The influence of depressed mood on behavioral, cognitive, and affective responses to cold pressor pain

Scott G. Willoughby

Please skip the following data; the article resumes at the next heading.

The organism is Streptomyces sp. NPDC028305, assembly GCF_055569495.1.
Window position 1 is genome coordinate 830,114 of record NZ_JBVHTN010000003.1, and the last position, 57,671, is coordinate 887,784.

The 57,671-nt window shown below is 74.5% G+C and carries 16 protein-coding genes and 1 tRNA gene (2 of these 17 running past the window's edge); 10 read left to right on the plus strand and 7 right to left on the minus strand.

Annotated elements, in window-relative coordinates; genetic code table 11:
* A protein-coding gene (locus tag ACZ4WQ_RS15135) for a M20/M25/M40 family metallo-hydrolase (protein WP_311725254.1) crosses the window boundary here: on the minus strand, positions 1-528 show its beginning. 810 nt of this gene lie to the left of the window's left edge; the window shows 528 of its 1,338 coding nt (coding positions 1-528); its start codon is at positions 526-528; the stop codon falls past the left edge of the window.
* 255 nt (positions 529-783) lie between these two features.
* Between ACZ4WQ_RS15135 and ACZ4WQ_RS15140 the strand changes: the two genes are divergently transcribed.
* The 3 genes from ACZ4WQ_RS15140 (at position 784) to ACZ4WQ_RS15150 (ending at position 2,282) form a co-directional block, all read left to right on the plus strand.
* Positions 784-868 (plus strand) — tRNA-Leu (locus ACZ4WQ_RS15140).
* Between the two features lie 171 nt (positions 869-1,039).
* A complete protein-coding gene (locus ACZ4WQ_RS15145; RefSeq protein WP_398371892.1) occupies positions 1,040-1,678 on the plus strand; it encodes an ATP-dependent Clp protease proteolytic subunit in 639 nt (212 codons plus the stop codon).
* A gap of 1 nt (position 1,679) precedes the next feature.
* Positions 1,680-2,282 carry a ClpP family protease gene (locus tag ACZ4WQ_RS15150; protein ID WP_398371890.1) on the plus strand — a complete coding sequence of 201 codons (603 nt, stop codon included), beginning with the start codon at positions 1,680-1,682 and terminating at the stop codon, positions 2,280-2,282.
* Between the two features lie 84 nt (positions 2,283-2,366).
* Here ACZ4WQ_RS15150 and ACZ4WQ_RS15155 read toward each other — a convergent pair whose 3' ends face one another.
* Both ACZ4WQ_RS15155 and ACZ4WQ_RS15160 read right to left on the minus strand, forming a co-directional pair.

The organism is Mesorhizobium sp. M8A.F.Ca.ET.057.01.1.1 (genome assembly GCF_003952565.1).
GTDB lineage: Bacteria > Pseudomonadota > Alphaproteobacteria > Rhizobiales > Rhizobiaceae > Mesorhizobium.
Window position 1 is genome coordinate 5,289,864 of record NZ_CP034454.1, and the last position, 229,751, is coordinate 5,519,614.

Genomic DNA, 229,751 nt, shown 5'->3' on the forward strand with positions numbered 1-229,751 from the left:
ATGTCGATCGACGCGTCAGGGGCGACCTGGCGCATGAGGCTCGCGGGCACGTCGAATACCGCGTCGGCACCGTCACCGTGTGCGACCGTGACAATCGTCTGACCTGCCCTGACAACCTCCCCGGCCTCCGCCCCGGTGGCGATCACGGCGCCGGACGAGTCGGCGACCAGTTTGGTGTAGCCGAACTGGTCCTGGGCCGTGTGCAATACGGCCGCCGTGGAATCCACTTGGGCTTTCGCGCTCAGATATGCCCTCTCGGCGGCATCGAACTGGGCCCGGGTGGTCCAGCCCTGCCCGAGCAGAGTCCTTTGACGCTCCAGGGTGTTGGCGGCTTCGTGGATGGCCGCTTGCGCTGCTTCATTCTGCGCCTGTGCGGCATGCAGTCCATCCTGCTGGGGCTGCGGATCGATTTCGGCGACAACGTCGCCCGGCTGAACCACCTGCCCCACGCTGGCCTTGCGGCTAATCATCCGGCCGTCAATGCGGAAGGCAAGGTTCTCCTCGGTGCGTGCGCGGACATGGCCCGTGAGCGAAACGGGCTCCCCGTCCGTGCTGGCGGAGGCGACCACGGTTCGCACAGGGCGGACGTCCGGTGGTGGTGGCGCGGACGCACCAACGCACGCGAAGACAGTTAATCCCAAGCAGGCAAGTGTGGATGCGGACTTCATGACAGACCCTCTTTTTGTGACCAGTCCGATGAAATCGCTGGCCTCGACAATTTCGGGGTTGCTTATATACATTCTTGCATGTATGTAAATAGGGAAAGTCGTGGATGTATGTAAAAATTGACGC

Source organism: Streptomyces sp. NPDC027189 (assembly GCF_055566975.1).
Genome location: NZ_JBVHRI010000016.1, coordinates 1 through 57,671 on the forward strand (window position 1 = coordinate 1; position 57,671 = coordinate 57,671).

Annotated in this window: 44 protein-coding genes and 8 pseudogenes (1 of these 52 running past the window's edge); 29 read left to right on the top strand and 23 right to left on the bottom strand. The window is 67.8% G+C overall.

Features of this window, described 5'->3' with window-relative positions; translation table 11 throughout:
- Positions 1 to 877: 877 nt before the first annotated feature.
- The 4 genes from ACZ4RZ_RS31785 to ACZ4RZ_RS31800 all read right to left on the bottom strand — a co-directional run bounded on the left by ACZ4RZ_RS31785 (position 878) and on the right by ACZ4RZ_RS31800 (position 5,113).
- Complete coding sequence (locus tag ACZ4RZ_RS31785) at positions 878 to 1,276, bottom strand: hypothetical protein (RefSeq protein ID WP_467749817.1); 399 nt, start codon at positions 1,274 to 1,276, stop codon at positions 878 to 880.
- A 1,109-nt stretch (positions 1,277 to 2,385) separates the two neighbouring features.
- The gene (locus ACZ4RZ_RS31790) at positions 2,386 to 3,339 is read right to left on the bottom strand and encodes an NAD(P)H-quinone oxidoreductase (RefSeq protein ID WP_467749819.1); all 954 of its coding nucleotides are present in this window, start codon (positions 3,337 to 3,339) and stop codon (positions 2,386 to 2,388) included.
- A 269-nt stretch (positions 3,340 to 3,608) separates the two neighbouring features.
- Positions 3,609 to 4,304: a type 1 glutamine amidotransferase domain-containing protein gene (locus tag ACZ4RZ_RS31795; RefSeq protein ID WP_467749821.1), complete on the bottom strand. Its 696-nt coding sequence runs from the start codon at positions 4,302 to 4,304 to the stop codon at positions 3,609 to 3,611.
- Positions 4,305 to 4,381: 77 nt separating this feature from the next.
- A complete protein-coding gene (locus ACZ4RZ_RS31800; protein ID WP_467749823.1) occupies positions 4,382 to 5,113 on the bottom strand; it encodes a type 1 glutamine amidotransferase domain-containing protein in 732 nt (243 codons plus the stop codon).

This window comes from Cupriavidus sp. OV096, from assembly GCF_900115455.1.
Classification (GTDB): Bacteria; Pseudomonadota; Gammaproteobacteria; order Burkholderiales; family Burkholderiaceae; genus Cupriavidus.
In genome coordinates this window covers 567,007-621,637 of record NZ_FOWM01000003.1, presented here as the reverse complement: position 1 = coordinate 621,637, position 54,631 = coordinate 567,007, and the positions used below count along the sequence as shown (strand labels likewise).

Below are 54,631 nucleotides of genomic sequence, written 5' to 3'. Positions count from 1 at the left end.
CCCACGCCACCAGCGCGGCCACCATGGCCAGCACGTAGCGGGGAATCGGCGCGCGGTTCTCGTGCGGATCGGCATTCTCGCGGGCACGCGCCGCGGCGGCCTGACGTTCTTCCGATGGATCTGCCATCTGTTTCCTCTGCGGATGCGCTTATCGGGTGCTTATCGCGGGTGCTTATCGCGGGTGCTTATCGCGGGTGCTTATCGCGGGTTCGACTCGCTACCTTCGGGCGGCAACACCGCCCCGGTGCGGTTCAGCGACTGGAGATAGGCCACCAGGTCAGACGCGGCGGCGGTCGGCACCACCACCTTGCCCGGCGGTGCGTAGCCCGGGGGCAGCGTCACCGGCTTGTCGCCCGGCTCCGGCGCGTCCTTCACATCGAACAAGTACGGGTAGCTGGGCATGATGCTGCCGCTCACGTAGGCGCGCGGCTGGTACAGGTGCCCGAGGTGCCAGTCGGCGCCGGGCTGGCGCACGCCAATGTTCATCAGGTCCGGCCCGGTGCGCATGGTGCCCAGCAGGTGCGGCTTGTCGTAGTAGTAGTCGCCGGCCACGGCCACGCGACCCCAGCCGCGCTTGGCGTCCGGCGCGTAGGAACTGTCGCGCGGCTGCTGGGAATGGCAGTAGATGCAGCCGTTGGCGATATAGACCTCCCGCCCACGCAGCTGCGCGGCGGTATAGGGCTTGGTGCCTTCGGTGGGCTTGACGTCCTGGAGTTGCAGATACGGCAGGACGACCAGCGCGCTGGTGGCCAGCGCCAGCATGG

The present study investigated the relationship between depression and pain by examining the influence of induced depressed mood on multiple responses to cold pressor pain. Participants consisted of 75 college students (21 men and 54 women) enrolled in undergraduate psychology courses. The study excluded from participation individuals reporting medical conditions affecting the hands or arms, history of frostbite, current use of antidepressant medication, significant depressive symptoms, and use of analgesic medications during the 24 hours prior to participation in the experiment. Participants were randomly assigned to receive either depressed, neutral, or elated mood induction using the Velten Mood Induction Procedure. This resulted in three mood conditions with 25 participants in each condition. Mood induction was followed by participation in the cold pressor task, during which pain threshold, tolerance time, and unpleasantness ratings were obtained. Modified versions of the McGill Pain Questionnaire (MPQ) and the Pain Catastrophizing Scale (PCS) were administered immediately following the cold pressor task. Results indicated that the depressed mood group had significantly lower cold pressor tolerance times and higher PCS scores than the neutral group. No other differences were found among the groups on any of the dependent measures, including tolerance time, pain threshold, unpleasantness ratings obtained after 15 seconds of the cold pressor task, MPQ scores, and PCS scores. These results support previous findings that depressed mood state is associated with alterations in only certain pain responses. More specifically, the results suggest that while depressed mood may not be associated with increased pain sensitivity or intensity, it may affect behavioral response (decreased tolerance) and cognitive response (increased catastrophizing) to pain. This study failed to support previous findings which suggested that elated mood state is associated with significant differences in pain response. Clinical implications and suggestions for future research are discussed.